Muyiwa Femi-Ige Femi-Ige Muyiwa Oladele is a statistics major from the Federal University of Technology, Minna. He is an enthusiastic programmer versed in programming languages like Python and JavaScript.

How to build a geocaching app with Android’s Fused Location

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How To Build A Geocaching App With Android’s Fused Location

According to the Oxford dictionary, geocaching refers to “an activity or pastime in which an item, or a container holding several items, is hidden at a particular location for GPS users to find using coordinates posted on the internet.”

For a geocaching application, we want the app to notify a user when they are within a specific radius of item A. Let’s say that the user, represented by a marker, has an item stored in a coordinate represented by another marker. In this case, the marker for the item is static, while the marker for the user is dynamic.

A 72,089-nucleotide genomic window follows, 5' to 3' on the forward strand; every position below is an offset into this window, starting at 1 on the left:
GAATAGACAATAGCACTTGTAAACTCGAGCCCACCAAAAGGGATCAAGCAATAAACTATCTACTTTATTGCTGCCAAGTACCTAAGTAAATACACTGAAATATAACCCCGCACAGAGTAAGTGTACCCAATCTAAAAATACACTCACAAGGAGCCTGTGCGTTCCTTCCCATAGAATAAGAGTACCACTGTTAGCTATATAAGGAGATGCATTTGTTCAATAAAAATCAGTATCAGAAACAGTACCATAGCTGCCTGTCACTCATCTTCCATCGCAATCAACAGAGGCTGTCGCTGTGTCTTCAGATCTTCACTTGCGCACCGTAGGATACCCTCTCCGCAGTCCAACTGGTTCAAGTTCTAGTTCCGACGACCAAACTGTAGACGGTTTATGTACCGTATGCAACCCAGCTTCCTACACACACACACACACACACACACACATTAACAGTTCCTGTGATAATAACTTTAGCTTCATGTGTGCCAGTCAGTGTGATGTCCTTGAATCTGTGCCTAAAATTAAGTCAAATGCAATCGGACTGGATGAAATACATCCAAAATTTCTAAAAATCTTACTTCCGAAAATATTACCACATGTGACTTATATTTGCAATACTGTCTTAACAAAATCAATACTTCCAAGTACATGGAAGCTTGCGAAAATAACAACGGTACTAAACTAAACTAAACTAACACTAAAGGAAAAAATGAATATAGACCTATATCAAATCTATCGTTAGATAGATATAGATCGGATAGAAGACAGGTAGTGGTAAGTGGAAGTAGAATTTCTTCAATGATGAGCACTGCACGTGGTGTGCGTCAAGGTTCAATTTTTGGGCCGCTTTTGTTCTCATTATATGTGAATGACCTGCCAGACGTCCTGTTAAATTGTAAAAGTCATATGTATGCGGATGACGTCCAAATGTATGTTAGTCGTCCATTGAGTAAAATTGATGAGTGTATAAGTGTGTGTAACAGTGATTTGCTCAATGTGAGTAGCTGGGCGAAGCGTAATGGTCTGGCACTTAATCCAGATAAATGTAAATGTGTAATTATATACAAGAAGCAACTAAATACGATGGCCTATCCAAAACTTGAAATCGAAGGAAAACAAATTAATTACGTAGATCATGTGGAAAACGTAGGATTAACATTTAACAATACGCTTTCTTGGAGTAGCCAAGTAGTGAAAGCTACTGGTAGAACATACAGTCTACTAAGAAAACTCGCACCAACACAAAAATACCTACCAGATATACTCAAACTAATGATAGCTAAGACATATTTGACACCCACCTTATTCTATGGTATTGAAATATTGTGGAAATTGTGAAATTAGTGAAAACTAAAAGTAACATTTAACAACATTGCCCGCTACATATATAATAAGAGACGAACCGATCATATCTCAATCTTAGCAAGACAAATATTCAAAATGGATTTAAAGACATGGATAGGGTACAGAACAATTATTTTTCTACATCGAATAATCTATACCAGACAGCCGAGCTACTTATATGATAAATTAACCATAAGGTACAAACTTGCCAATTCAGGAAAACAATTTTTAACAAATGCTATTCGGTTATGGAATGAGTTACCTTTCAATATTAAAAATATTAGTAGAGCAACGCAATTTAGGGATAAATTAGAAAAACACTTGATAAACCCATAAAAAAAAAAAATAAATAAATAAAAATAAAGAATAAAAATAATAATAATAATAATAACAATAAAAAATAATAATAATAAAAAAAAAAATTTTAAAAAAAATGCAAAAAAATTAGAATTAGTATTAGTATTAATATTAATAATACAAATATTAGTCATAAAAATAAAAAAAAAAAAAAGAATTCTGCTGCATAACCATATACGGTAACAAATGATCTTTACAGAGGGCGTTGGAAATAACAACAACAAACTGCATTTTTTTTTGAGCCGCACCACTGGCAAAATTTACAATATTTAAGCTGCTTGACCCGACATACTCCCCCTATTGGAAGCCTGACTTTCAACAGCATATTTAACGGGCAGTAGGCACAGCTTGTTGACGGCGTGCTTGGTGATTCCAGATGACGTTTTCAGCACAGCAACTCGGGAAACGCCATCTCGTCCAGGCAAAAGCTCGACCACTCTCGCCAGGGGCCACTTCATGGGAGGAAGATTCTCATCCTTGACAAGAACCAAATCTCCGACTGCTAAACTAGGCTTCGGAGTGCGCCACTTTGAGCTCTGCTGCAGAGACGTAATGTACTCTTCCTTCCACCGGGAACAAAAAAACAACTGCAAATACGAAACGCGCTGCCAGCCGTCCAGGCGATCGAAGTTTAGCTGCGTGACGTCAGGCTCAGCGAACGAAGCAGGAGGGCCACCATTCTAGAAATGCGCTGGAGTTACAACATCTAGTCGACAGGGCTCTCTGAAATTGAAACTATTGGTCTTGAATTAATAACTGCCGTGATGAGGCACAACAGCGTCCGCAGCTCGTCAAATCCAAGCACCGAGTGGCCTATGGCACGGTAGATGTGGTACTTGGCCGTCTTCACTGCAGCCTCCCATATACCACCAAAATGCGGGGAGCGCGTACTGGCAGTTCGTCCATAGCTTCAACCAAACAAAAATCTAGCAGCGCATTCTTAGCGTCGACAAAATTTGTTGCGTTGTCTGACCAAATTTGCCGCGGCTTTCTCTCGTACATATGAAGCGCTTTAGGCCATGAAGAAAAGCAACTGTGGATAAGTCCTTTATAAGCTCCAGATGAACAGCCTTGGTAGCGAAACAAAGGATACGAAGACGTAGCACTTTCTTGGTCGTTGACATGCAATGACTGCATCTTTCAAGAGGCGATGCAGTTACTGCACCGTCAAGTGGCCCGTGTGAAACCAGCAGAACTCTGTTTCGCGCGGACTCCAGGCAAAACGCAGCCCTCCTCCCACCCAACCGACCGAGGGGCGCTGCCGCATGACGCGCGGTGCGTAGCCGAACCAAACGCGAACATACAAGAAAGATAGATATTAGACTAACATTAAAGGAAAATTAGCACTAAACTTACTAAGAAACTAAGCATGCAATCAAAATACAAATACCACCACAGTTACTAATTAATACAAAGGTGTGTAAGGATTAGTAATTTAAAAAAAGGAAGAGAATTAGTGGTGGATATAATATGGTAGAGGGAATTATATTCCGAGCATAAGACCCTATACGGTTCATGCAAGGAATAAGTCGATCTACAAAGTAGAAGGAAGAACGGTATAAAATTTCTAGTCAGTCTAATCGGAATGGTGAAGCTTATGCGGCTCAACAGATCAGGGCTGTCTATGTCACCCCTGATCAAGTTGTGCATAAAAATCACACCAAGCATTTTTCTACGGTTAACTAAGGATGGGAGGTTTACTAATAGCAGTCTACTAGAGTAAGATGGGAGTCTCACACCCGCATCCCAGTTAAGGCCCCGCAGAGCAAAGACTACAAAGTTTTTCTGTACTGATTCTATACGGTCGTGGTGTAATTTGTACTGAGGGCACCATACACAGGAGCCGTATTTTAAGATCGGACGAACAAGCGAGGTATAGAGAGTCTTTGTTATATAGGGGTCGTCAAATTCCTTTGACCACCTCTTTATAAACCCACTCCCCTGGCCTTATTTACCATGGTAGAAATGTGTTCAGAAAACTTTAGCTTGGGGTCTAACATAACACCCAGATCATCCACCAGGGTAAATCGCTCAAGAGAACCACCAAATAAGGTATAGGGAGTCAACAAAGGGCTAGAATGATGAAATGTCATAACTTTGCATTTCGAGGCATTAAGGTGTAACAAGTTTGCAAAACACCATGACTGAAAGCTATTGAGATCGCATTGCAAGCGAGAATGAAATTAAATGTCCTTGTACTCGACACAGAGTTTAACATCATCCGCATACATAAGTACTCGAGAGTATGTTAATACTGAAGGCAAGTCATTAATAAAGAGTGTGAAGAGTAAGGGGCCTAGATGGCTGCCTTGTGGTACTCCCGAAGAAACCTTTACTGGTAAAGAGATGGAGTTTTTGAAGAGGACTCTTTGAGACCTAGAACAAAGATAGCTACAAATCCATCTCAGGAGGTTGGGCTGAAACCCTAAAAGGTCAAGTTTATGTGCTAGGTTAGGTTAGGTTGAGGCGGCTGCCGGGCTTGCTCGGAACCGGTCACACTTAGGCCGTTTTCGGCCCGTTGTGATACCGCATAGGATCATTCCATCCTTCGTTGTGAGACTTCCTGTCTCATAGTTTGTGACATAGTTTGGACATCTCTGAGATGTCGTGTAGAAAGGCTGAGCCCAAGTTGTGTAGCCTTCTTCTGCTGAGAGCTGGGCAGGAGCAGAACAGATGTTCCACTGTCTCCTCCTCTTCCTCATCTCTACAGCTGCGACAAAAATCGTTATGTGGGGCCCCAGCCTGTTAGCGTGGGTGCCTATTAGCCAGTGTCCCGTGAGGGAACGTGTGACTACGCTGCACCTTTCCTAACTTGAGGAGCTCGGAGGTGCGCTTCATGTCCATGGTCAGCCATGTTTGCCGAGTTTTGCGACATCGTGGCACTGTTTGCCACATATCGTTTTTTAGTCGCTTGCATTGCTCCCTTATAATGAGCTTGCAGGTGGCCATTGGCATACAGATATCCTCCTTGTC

Using the Fused Location library in Android, we can build a geocaching application that provides a background service notification about the current user’s coordinates. The user will receive a notification if they are within a five-mile radius of the cache and will continue to be updated a distance calculation if they move closer to or further from the item.

At the end of the tutorial, our application will look like this:


Geocaching App

To jump ahead:


The reader is required to have the Android Studio code editor and Kotlin on their specific device.